The Thirsty Crow [Illustrations by Shridevi]
The Thirsty Crow [Illustrations by Shridevi]

Kancharam had been flying for 10 hours without a halt. He had come to the western state of Gujarat to attend his childhood friend Bholuram’s wedding. He had stayed just for the wedding.

As soon as it was over, he said good bye to his friend and left. Now he was flying back home. That was in Jaipur, Rajasthan. He was very, very tired. And thirsty, too.

The burning heat of the midday sun made him feel faint. Kancharam looked around for water. There was none.

Then he remembered that he was flying over the Saurashtra district in Gujarat. There was a terrible drought there: No water for people or cattle.

He remembered Bholuram’s one-eyed grandfather saying that it was the worst drought in a 100 years.

The cattle were dying and the people were leaving their homes to go to places where they could find water. Kancharam got really scared. Where could he find water? He had no strength left in his wings.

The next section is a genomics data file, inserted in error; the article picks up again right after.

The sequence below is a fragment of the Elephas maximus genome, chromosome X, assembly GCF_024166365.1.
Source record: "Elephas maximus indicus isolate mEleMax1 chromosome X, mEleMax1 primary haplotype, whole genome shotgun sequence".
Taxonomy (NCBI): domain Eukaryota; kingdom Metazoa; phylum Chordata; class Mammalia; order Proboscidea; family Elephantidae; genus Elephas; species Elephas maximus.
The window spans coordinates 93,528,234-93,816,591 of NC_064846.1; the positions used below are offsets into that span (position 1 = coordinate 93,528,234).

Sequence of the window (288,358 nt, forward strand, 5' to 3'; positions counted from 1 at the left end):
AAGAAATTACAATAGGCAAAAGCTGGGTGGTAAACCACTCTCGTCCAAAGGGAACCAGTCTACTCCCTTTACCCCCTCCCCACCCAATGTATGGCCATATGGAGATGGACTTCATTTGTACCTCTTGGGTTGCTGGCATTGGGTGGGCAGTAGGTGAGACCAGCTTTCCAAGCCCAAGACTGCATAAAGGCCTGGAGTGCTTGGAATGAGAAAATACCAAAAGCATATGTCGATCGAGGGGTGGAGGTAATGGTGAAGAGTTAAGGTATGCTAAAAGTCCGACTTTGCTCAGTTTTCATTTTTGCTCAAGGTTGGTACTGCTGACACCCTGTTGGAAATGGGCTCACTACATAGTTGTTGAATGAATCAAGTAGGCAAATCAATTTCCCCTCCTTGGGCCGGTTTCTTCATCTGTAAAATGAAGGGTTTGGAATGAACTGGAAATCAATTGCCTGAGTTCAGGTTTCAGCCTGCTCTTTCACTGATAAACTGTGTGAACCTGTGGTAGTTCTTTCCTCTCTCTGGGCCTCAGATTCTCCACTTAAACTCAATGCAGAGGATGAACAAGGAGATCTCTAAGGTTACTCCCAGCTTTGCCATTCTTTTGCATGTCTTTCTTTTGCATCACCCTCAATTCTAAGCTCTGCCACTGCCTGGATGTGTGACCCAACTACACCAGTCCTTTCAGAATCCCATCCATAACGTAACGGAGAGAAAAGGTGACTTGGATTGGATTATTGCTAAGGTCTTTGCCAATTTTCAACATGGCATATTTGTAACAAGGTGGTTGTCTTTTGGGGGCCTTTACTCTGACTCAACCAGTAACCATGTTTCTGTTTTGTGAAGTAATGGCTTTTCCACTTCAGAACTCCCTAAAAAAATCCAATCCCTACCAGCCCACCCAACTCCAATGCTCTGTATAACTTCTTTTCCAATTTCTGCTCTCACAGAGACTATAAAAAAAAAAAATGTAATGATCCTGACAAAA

It was then that he saw a yellow pitcher on the ground. A pitcher of water!. Yippee, he told himself. He would have danced if he had not felt so weak.

Kancharam went near the pitcher and thirstily put his head inside.

Nothing but disappointment.

The neck of the pitcher was too long and slender.

His beak was short. Very short.

The neck of the pitcher was too long and slender. His beak was short.

He felt like crying. So he sobbed his heart out. He looked around wildly; his eyes fell on some pebbles nearby.

Yes! He got an idea.

He picked up the pebbles one by one and threw them into the pitcher.

As the pebbles went inside, the water level rose. Soon it came up to the mouth of the pitcher. This time, Kancharam did a little jig. Only a little, for he was thirsty indeed.

For the next couple of minutes, the only sound that could be heard was that of someone gulping water. Kancharam was hard at work.

After he had quenched his thirst, he was ready to fly back home. So that he could tell his friends how smart he was.

367 words | 3 minutes
Readability: Grade 4 (9-10 year old children)
Based on Flesch–Kincaid readability scores

Filed under: folktales
Tags: #drought, #gujarat, #wedding, #cattle, #pitchers

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